Melville Fuller, a former chief justice of the United States, once said, “Without continuity men would become like flies in summer.”
As far as we know, Fuller wasn’t speaking about the International Team for the Presidents Cup, but he might as well have been. South African Trevor Immelman was named the 2021 Presidents Cup captain for the International squad at Quail Hollow Club in Charlotte.
This was a vote for team continuity as Ernie Els passed the baton to Immelman, the 2008 Masters champion, who served as understudy at the 2019 Presidents Cup at Royal Melbourne. What Els did to breathe new life into the matches can’t be underscored enough. He created “a family dynamic” and gave the team “an identity,” Immelman said.
“We felt that over the years that might have been something that was missing,” he said. “It’s a pretty big hurdle to try and overcome when you have players coming from seven, eight, nine different countries, different cultures, different languages. It’s a big hurdle for us to have to overcome that particular week.”
True continuity, one could argue, might have been Els coming back for a second tour of duty. Instead, he threw his efforts behind a bigger and more personal cause: Els for Autism, a disease his son, Ben, suffers from. But Els did create a blueprint for Immelman and future captains – whether it be Canadian Mike Weir, Korea’s K.J. Choi, or Australians Geoff Ogilvy and Adam Scott.
Born: Cape Town, South Africa
Turned pro: 1999
Professional wins: 11
PGA Tour wins: 2
Major victories: 1 (2008 Masters)
Highest ranking: 12 (Sept. 2006)
“What he has created for our team, I think, is going to be so massive, not just in Charlotte but I’m talking about three, four, five, six Presidents Cups down the road,” Immelman said. “I think what Ernie did for our team, giving us something to build off of, we sure are hoping that that is going to be some kind of turning point for our team to where we can find a way to finally win this Cup again.”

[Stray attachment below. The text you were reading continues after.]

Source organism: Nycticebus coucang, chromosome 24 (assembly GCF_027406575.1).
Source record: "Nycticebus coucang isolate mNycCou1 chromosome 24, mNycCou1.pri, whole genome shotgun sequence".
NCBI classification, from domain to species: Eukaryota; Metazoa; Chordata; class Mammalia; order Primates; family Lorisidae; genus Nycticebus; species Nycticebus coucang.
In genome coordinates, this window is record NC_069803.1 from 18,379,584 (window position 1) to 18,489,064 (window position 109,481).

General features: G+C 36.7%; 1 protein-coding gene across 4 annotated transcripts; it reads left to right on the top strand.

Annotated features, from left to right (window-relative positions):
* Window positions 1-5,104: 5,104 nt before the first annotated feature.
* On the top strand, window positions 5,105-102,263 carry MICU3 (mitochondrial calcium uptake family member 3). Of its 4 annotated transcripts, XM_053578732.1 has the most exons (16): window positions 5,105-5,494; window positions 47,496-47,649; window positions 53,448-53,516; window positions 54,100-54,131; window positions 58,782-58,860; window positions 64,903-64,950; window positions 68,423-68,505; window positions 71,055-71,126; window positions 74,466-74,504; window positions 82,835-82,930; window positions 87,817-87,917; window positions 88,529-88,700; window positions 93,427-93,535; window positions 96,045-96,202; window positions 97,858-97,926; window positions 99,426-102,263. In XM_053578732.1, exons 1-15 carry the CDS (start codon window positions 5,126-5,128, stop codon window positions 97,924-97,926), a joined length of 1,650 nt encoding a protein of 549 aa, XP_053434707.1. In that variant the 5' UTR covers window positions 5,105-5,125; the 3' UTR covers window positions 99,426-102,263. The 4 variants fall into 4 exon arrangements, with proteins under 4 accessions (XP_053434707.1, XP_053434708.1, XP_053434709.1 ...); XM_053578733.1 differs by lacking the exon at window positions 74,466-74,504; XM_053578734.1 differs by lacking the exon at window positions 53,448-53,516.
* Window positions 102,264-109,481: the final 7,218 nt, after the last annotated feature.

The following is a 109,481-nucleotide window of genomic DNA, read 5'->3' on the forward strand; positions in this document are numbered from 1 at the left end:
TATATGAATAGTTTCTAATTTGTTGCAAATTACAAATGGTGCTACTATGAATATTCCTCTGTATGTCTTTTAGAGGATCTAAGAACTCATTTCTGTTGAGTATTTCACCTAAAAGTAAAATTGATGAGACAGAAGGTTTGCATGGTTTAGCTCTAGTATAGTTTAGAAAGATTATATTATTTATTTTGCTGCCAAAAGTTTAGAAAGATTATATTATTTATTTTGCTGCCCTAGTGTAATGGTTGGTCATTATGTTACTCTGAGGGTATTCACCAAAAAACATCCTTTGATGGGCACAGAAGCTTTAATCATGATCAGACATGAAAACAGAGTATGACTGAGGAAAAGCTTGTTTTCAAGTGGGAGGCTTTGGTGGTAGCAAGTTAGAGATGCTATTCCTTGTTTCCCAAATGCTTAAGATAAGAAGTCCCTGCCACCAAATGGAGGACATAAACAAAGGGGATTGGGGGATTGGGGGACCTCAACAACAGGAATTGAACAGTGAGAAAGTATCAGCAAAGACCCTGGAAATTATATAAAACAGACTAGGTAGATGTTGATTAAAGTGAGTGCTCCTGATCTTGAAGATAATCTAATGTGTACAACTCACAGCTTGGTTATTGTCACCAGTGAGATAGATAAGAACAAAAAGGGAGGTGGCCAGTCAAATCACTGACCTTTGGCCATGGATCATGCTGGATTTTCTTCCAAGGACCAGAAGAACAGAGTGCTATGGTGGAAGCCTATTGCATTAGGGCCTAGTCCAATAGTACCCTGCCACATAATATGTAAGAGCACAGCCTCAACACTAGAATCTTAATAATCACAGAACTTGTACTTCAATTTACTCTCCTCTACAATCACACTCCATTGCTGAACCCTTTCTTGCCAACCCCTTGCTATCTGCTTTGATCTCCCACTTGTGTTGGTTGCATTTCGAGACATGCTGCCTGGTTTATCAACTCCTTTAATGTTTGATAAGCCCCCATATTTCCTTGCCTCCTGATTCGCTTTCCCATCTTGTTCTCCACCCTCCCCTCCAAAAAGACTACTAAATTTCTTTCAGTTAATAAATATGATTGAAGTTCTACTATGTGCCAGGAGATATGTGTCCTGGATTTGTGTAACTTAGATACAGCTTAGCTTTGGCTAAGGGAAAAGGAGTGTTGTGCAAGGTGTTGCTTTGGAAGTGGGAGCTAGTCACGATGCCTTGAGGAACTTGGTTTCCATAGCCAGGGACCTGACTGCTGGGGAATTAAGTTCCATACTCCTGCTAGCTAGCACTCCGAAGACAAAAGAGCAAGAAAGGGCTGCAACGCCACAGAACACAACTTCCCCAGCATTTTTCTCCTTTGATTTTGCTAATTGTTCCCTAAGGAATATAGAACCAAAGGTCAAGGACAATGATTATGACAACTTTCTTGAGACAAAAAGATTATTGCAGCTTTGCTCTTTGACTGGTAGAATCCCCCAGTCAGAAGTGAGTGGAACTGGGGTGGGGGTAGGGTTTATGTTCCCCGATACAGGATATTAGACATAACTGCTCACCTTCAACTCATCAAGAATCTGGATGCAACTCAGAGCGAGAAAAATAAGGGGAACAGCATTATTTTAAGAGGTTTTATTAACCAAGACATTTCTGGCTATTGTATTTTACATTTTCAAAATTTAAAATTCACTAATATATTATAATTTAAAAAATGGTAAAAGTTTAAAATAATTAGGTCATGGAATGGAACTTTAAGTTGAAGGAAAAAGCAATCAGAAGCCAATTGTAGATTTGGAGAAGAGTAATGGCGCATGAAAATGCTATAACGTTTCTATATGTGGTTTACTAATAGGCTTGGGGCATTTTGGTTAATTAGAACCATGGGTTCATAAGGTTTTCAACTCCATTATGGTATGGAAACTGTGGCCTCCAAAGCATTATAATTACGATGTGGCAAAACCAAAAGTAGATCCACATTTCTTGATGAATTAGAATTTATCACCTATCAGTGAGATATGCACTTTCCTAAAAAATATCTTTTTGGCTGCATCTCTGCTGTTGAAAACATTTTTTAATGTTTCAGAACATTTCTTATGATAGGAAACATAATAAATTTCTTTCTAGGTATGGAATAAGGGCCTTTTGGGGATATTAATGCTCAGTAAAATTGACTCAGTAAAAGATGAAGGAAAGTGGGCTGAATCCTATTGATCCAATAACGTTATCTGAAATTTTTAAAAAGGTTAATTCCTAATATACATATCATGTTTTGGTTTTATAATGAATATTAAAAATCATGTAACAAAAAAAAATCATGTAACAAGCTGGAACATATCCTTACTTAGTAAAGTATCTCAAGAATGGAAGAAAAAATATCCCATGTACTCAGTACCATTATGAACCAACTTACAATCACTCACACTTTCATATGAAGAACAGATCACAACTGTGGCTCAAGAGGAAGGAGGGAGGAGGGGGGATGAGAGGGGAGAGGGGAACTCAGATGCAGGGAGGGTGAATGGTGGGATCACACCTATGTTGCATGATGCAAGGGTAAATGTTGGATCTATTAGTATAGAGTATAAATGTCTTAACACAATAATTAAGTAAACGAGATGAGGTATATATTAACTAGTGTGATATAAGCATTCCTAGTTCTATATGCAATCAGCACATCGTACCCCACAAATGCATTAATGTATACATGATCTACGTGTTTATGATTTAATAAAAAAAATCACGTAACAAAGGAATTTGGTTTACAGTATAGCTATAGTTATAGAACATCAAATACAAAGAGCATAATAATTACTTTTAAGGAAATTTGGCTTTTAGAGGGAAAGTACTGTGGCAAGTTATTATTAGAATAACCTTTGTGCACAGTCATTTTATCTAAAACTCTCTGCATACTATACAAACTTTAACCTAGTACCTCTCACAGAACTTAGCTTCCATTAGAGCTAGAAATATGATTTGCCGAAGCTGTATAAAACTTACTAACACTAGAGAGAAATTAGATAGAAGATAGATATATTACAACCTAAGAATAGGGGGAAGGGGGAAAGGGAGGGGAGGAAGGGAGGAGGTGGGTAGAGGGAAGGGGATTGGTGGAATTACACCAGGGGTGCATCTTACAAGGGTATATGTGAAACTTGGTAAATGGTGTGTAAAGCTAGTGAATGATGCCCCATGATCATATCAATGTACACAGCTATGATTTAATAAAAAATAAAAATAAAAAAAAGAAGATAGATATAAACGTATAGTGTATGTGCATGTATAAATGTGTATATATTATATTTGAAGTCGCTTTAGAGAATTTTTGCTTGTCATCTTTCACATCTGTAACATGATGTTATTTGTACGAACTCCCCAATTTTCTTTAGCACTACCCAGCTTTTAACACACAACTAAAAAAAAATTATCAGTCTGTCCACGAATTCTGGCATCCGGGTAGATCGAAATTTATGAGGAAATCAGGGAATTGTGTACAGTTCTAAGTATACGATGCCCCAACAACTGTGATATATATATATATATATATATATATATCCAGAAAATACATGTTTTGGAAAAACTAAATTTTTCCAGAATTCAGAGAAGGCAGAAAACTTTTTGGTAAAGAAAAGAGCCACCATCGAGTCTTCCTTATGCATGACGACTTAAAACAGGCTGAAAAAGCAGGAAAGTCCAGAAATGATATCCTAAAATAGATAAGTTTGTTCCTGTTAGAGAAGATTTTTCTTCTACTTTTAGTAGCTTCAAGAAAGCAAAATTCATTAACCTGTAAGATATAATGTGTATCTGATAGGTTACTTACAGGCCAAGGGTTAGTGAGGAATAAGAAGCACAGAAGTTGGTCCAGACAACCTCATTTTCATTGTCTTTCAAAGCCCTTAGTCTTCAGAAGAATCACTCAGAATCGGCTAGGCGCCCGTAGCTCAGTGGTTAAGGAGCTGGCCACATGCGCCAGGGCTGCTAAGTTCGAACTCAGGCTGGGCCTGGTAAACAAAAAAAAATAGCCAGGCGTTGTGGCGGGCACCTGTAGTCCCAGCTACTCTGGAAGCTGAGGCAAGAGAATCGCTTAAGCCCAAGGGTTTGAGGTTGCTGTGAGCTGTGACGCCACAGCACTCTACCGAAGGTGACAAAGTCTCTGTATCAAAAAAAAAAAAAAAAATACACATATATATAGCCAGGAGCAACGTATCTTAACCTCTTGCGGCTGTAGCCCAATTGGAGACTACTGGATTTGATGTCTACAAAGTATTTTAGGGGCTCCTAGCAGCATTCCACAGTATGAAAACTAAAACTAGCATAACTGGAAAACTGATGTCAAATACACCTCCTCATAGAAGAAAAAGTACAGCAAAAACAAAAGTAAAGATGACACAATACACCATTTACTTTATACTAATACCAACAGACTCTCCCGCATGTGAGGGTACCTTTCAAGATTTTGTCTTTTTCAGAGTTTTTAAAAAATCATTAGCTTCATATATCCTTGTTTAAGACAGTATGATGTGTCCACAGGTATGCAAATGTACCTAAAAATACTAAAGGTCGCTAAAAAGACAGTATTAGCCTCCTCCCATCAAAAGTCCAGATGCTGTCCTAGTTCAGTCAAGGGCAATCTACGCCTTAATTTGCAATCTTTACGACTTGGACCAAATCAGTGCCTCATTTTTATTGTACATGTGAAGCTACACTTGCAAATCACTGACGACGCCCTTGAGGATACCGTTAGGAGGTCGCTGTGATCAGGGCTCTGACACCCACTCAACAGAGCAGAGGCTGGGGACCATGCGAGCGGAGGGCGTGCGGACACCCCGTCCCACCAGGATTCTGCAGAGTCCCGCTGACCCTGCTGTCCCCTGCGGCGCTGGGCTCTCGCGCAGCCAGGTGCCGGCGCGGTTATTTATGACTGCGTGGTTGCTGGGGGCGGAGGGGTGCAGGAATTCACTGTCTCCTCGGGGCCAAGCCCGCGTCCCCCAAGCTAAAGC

While no one on the International Team, especially Els, was celebrating a moral victory in holding the lead entering Sunday’s singles before the U.S. rallied for a 16-14 victory at Royal Melbourne, Els and Co. believe they have put an end to a lopsided competition (the U.S. leads 11-1-1 in 13 matches). Someday, Els may be remembered as the International team’s version of Tony Jacklin, who accepted the European Ryder Cup captain’s role in 1983 and two years later became the inspirational leader of its first triumph in 28 years. That win ignited an intense rivalry.
And Els insisted he’s long had admiration for Immelman, who will replace Nick Faldo as lead golf analyst for CBS Sports beginning in 2023.
“My relationship with Trevor goes way back and I have always had the utmost respect for him as a player and a person,” Els said. “Trevor was an invaluable member of our team and completely bought into what we were trying to do at Royal Melbourne, so it is gratifying to see him take this next step and lead the International Team.”
Els met Immelman when he was 6 or 7 and handed Immelman a golf trophy at age 12. They are the best of friends, and Immelman, who was a teammate of Els on the International side in defeat in 2005 and 2007, considered it an honor to jump back into the fold as one of Els’s lieutenants.
“When he picked me as an assistant captain, I had no designs at all or even thoughts of possibly being a captain one day. I was just so focused on trying to help him,” Immelman said. “It just sort of organically came about.”
Immelman, 42, had his playing career curtailed by injuries. He joined CBS Sports’ golf team in 2019, and signed a new multi-year deal that begins with the network’s 2023 season, when he assumes his duties alongside Jim Nantz in the 18th tower for the Farmers Insurance Open. Immelman has been perceived as a rising star in the CBS ranks. That knowledge, as well as prior experience working with Els and as captain of the Junior Presidents Cup International team in 2017, will serve him well.
The fact remains that the U.S. side likely will be loaded again, and competing at a course they play every year during the Wells Fargo Championship (and in 2017, the PGA Championship). This will be the true test for the International side’s much-ballyhooed blueprint, just as playing away in France in 2018 exposed holes in Team USA’s master plan for regaining supremacy in the Ryder Cup.
Was Immelman the right man for this job? Time will tell, but at least it’s good to know that his father thinks so.
“He’s been a leader ever since he was a young kid,” said Johan Immelman. “He always rose to the occasion.”
That’s a trait shared with Els. Sounds like the International Team has found some continuity.